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I’d the impression guanacos were not that common an animal in South America. Yes, they were there, but like the Andean Condor you’d have to be lucky to see one. After visiting Argentina and Chile I learned this impression was totally wrong. They’re as common as corn in the fields of Iowa on a summer day, As common as mosquitoes on the Canadian tundra after the spring thaw. They’re everywhere! These guanacos were standing beside the road and didn’t move when our tour van stopped for these photos, unconcerned about our presence.
Guanacos are related to camels and between 1 and 1.2 meters (3 – 4 ft) tall at the shoulder, weighing a surprising 90 kg (200 lb). Their color is very bland compared to their cousins, …
La Leona Rest Area and Countryside Hotel is 110 kilometers from El Calafate, on famous Patagonia Route 40, about half way between El Calafate and El Chaltén. It’s an isolated place in an isolated region — the Patagonian steppe. La Leona consists of a small collection of buildings sandwiched between the La Leona River and Route 40, and is close to Lake Viedma. The main building was constructed in 1894 by the Jensens, a family of Danish immigrants.
It was at this spot that Francisco P. Moreno (Argentinian scientist, explorer and namesake of the famous glacier) had previously been attacked and wounded by a female cougar (known locally as a “lioness”). Because of this incident the river that flows beside the …
Situated close to the small Argentinean town of El Chalten is Lake Viedma, a large glacial lake. You can take a boat tour to visit the largest glacier in the Southern Patagonia Ice Field, the Viedma Glacier, from a dock on the northwestern shore of the lake, near El Chalten (which you can reach by bus from town).
The following overview photo, courtesy of NASA, will help orient you a little better. Viedma Lake is obvious, as is the Patagonian Icefield. The Viedma Glacier is at 12 o’clock in this photo (actually direction is west). The boat launch is in the little thumb at the top right of the lake at about one o’clock. El Chalten is in a non-snow …
Our next stop in Patagonia is the small town of El Chaltén in Argentina. This town rests in the rain shadow of the massive spires of the Patagonian Andes and is a dry, windy and cool place.
The region around El Chaltén is part of Los Glaciares National Park, a UNESCO World Heritage site, and is very remote. It is usually reached by taking the bus or driving from El Calafate some 220 km to the south, El Calafate itself a remote town which we’ve previously discussed here.
The town resides in a glaciated valley adjoining the Rio de las Vueltas. The most dramatic aspect of El Chaltén is the beautiful mountains that frame it to the west, including the amazingly steep and narrow spire …
The historic and beautiful cathedral, Iglesia Nuestra Senora del Pilar (The Church of Our Lady of Pilar), is situated in the Buenos Aires neighborhood of Recoleta. The church adjoins the famous Recoleta cemetery, which we’ve previously visited on this website.
Iglesia Nuestra Senora del Pilar is considered one of the most beautiful examples of Buenos Aires’ Colonial architecture. It’s the city’s second oldest church and has retained its original altarpiece and icons. The church is named in honor of the patron saint of the city of Zaragoza in Spain, and was completed in 1732. Its original architect was a Jesuit, Andres Bianchi, and was built in conjunction with a convent of Franciscans.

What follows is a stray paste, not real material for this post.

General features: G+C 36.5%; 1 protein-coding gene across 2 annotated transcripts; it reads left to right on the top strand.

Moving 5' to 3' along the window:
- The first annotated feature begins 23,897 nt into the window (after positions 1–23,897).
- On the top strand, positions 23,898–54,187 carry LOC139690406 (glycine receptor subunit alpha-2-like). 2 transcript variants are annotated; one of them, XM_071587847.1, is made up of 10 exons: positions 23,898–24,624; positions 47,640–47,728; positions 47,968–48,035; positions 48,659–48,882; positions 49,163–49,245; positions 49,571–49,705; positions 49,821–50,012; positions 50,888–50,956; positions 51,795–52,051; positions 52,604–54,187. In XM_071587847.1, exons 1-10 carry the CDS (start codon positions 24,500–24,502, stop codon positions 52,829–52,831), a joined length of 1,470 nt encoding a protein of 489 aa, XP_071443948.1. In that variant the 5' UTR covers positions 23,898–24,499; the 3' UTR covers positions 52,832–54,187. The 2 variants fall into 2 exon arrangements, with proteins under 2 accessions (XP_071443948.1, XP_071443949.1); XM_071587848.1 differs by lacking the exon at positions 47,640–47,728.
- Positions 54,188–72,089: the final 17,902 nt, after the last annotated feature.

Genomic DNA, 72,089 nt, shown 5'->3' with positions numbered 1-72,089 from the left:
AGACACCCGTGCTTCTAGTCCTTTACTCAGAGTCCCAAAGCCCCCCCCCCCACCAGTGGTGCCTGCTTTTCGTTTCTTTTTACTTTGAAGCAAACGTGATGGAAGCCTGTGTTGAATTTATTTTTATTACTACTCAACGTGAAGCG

The monks of Recoletos were expelled from …
For many years I’d wanted to see one of the most famous peaks in the world with my own eyes, namely the Fitz Roy Massif (aka Mount Fitz Roy or Cerro Fitz Roy). In fact, seeing the mountains of Patagonia was my greatest motivation for visiting the southern reaches of South America.
This mountain is very near that small Argentinian town of El Chaltén, which abuts the Southern Patagonian Ice Field. The Massif is situated around the poorly defined (and often disputed) border between Argentina and Chile, although the Argentinians claim it as theirs. The mountain was named in honor of the famous captain by Argentine explorer, Francisco Moreno, in 1877. Captain Fitz Roy and his ship, the HMS Beagle, traveled extensively around and …
Who would have guessed the most expensive real estate in Buenos Aires is found in a cemetery? Not only is it expensive, there’s a line waiting to get in (seriously)! You actually lease a plot here, as I understand it, and don’t permanently own it. In the future your heirs can cancel the deal or let the lease expire, though it’s so prestigious to have a plot here few do. Regardless, this piece of pricy land has become an interesting and popular tourist attraction.
Recoleta Cemetery is the final resting place of some of the richest and most important people in Argentina’s history, including politicians, Nobel prize winners, scientists and businessmen. Obviously only wealthy people can afford the real estate (about …
I love book and collect them (thousands of them — where to put them all?). I make a point of visiting libraries and bookstores during my travels although sometimes these visits happen by accident. So it was when I discovered El Ateneo Grand Splendid bookstore one evening in the Recoleta neighborhood of Buenos Aires, as my wife and I were walking back to our hotel after dinner in a parrillo (Argentine steakhouse).
Buenos Aires is known as the “Paris of South America”. Many elegant buildings were constructed a century ago when the country was one of the wealthiest in the world, before a string of progressively worse governments destroyed Argentina’s economy. The result is a city that has a European …